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The Call To Nonviolent Discipleship

The cross wasn’t simply something God did for us. According to the NT, it was also an example God calls us to follow. Yet, as discussed in the previous post, most often the call to nonviolent discipleship has been often explained away. Therefore, in our day when violence continues to be the norm, it’s worth exploring further.

John defines love by pointing us to Jesus’ death on the cross. Then he immediately adds: “And we ought to lay down our lives for one another“ (1 Jn 3:16). This and a multitude of other passages make it evident that God’s will is for the cruciform love that defines his eternal, triune nature to be received by us and to transform us so that it might flow through us toward others, with the hope of transforming and flowing through them.

Paul makes the same point when he commands us to imitate (mimetai) the example given to us by God, in Christ, by walking “in the way of love, just as Christ loved us and gave himself up for us” (Eph 5:1-2, emphasis added). To imitate God simply means one imitates and reflects the self-sacrificial love displayed on Calvary. According to Paul, the command to reflect this kind of love is to be placed “above” every other command (Col 3:14). Hence, everything we do is to reflect God’s cruciform, agape love (I Cor 16:14). Indeed, Paul is so bold as to claim that any activity we engage in and any character we display, however virtuous or spiritual or impressive it may appear, is altogether worthless unless it is motivated by, and characterized by, God’s other-oriented, non-violent, self-sacrificial love (I Cor 13:1-3). For Paul, therefore, what it means to be a disciple of Jesus is, most fundamentally, that one is “crucified with Christ” (Gal 2:20, cf. 5:24, 6:14), which implies that one imitates Jesus’ loving, cruciform lifestyle.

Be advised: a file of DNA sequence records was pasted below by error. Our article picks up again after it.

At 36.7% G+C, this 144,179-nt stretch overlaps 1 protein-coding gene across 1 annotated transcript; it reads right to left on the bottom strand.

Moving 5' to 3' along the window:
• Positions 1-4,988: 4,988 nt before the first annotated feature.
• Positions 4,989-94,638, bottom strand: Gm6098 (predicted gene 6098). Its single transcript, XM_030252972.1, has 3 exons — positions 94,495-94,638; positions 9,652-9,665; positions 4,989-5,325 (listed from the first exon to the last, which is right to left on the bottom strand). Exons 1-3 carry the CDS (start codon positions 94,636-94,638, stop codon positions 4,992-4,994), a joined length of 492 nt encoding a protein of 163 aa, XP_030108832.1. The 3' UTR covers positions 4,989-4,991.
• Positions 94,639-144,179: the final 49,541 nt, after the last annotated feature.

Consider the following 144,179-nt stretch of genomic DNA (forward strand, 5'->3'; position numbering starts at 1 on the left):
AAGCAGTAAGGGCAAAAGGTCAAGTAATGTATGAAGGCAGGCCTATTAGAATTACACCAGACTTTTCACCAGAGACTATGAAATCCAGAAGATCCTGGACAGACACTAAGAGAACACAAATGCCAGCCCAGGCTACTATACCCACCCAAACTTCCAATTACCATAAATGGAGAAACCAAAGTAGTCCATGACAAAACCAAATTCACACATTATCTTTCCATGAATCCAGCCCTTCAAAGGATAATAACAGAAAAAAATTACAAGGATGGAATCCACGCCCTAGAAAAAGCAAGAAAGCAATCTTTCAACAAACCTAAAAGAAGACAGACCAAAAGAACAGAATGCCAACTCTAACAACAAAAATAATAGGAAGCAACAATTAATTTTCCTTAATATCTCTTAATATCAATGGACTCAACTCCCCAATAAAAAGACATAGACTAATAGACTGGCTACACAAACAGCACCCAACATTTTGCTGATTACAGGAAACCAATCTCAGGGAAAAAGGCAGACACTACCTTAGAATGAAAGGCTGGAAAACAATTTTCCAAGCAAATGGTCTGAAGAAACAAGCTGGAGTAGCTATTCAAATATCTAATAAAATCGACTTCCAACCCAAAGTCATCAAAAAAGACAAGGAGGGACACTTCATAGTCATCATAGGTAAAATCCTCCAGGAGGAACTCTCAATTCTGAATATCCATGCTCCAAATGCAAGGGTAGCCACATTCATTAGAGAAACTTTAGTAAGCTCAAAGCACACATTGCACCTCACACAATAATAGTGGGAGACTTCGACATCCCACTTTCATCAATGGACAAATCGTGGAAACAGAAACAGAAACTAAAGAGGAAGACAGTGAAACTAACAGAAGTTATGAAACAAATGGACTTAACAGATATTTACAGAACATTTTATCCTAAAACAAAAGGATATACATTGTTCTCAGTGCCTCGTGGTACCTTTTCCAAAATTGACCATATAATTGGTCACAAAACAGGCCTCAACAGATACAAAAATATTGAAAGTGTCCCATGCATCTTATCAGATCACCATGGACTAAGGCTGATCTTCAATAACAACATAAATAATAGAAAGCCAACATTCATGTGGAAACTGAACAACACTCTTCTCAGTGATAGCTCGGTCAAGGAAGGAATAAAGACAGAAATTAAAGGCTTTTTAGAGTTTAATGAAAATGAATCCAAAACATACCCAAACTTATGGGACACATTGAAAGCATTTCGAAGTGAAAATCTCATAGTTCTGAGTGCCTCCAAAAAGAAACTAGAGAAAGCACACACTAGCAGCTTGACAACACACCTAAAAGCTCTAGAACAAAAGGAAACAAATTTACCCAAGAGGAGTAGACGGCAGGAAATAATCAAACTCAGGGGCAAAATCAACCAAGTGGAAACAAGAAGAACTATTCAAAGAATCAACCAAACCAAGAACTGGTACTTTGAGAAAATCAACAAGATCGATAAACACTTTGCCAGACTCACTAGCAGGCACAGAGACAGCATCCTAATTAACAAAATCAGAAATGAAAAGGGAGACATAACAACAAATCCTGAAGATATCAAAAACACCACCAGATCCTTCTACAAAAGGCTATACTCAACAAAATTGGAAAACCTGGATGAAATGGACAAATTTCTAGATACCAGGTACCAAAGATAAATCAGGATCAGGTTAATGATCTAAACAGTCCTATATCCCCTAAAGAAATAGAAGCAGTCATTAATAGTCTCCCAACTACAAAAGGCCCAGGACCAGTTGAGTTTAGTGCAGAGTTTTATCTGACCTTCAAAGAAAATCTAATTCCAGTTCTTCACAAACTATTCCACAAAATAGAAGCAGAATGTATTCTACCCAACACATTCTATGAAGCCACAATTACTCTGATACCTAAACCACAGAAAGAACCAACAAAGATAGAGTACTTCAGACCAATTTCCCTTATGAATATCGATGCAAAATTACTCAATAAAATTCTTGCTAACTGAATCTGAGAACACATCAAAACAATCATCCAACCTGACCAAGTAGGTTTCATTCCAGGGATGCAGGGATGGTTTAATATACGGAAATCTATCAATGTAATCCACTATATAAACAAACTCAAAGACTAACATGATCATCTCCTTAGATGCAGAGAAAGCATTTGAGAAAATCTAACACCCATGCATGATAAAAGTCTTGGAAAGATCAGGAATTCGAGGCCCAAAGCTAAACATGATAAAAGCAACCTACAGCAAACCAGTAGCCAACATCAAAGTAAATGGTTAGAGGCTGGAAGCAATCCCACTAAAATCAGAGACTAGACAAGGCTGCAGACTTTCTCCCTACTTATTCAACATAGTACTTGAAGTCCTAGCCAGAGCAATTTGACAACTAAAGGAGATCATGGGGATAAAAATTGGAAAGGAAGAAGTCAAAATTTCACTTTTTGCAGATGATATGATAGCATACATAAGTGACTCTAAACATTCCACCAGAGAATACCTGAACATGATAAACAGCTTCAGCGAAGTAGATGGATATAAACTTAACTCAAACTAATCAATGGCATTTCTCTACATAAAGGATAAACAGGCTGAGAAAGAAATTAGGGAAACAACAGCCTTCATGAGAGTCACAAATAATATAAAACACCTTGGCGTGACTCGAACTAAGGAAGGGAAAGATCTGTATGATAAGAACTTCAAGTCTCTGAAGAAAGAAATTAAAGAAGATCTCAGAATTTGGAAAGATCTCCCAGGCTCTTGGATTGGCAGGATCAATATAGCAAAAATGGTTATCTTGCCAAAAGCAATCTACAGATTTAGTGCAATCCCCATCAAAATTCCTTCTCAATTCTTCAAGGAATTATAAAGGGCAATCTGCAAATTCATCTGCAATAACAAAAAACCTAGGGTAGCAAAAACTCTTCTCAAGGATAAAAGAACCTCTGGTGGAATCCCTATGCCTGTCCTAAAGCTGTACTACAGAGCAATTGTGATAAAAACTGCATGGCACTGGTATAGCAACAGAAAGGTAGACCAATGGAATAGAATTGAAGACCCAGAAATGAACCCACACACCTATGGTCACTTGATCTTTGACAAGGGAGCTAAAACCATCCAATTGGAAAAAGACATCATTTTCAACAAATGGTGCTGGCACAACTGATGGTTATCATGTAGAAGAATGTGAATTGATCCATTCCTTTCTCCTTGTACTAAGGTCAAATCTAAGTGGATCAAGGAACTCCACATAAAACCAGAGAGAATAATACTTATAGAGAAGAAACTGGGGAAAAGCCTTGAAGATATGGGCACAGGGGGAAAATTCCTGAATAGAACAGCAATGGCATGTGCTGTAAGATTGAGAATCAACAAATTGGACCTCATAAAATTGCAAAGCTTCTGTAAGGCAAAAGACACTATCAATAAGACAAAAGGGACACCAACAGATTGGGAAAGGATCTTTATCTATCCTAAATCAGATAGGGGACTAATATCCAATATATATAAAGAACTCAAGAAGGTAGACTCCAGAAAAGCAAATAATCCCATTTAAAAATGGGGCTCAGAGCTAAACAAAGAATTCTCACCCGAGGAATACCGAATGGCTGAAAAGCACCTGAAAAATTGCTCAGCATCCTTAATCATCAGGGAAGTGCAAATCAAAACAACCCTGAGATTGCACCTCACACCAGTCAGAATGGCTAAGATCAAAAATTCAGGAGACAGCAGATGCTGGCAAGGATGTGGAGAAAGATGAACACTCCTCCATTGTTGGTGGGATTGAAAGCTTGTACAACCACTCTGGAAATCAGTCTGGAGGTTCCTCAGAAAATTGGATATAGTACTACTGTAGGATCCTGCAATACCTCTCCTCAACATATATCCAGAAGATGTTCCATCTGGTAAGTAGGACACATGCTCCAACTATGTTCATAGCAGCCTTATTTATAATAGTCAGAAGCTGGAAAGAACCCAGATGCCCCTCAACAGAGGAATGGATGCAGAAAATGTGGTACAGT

Living out this cruciform love unambiguously leaves no room for the possibility, in any circumstance, of torturing and killing enemies or of responding in violent ways to anyone for any reason. To the contrary, followers of Jesus are expressly commanded not merely to love their enemies as an inner disposition, as Augustine taught, but to express this love by how we actually treat them. We are specially instructed to “bless” them, “pray” for them and “do good” to them as an expression of love toward them (Matt 5:43-44). We are specifically told to feed our enemies if they’re hungry and to give them something to drink if they’re thirsty (Rom 12:17-21). We are specifically told to never respond to force with force, which is equivalent to responding to evil with evil (Rom 12:17), but to instead follow the example of Jesus and respond to aggression with gentleness, turning the other cheek when struck, and offering to go a second mile when coerced to carry a Roman soldier’s gear for one mile (Mt 5:38-42). Even when we are undergoing persecution and our life is on the line, we are specifically instructed to respond the way Jesus did, humbly, gently, non-violently (1 Pet 3:13-14). All of these passages, I submit, expose the artificiality of Augustine’s attempt to divorce love as an inner disposition from how we actually treat people.

To appreciate the full force of the call to nonviolence, it’s important we remember that the main group most first-century Palestinian Jews would have associated with the word “enemy” were the Roman soldiers who oppressively, and often violently, ruled their land. The “pax Romana” that was imposed throughout the Roman Empire was held in place largely through terroristic threats. Any who disturbed this “peace” by defying Rome were publically punished in ways that installed terror, and thus motivated fear-based compliance, in others. Their favorite instrument of terror, of course, was crucifixion.

Consequently, most peasant Jews loathed these unjust pagan rulers the way most Americans now loathe terrorists today—the only difference being that Romans weren’t threatening to rule the Jewish people; they were already doing it. Hence, the kind of enemies Jesus and Paul were commanding Christians to love and bless were precisely the kind of enemies we today tend to feel most justified using whatever amount of violent force is necessary to defend ourselves against.

Amazingly, there isn’t one exception clause to any of the NT’s instructions about loving and serving enemies or about the refusal to resort to violence in response to aggressors. To the contrary, far from allowing for “justified” exceptions, Jesus emphasized that his followers were to love indiscriminately—the way God loves and blesses the just and unjust by causing his sun to shine and his rain to fall on everyone, without any regard to whether they did or didn’t deserve it (Matt 5:45).

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